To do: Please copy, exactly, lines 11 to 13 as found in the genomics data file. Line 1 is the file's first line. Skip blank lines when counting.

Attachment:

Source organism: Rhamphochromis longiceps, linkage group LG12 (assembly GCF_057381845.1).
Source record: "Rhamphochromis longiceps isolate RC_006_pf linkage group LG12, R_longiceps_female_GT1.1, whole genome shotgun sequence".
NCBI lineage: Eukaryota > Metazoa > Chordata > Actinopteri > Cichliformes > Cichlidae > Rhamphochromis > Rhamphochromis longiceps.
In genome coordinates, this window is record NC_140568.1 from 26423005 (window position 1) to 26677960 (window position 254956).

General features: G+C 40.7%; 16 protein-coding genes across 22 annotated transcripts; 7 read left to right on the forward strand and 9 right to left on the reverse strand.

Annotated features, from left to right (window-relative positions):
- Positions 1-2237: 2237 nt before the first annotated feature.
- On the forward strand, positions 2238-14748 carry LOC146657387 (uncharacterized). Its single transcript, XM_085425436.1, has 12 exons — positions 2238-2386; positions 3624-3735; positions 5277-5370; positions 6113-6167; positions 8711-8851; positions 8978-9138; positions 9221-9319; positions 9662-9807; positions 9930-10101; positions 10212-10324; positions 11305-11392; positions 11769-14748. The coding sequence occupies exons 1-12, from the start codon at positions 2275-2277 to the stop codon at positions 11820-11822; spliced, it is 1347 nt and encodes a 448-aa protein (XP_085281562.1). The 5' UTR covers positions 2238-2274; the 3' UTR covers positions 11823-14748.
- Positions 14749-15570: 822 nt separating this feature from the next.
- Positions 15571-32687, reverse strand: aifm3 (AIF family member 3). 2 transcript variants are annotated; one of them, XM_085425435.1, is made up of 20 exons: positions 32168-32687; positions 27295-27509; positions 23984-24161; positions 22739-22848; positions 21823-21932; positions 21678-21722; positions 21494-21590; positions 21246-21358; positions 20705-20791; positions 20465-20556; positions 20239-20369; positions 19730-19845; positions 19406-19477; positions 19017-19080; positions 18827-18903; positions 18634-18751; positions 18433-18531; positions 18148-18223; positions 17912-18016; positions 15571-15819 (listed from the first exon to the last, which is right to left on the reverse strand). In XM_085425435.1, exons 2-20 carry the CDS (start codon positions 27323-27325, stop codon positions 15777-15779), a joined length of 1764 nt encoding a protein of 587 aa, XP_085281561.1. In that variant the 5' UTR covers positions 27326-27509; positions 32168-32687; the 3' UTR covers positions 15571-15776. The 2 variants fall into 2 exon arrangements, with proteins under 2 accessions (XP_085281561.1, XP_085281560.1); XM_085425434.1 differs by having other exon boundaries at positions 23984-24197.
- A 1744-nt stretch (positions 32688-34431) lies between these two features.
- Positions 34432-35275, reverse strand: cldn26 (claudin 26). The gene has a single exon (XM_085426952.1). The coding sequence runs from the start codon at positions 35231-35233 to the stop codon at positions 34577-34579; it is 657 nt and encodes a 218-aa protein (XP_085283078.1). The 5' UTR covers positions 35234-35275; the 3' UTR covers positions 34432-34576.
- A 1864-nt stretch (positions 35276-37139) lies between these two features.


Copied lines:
- A 1744-nt stretch (positions 32688-34431) lies between these two features.
- Positions 34432-35275, reverse strand: cldn26 (claudin 26). The gene has a single exon (XM_085426952.1). The coding sequence runs from the start codon at positions 35231-35233 to the stop codon at positions 34577-34579; it is 657 nt and encodes a 218-aa protein (XP_085283078.1). The 5' UTR covers positions 35234-35275; the 3' UTR covers positions 34432-34576.
- A 1864-nt stretch (positions 35276-37139) lies between these two features.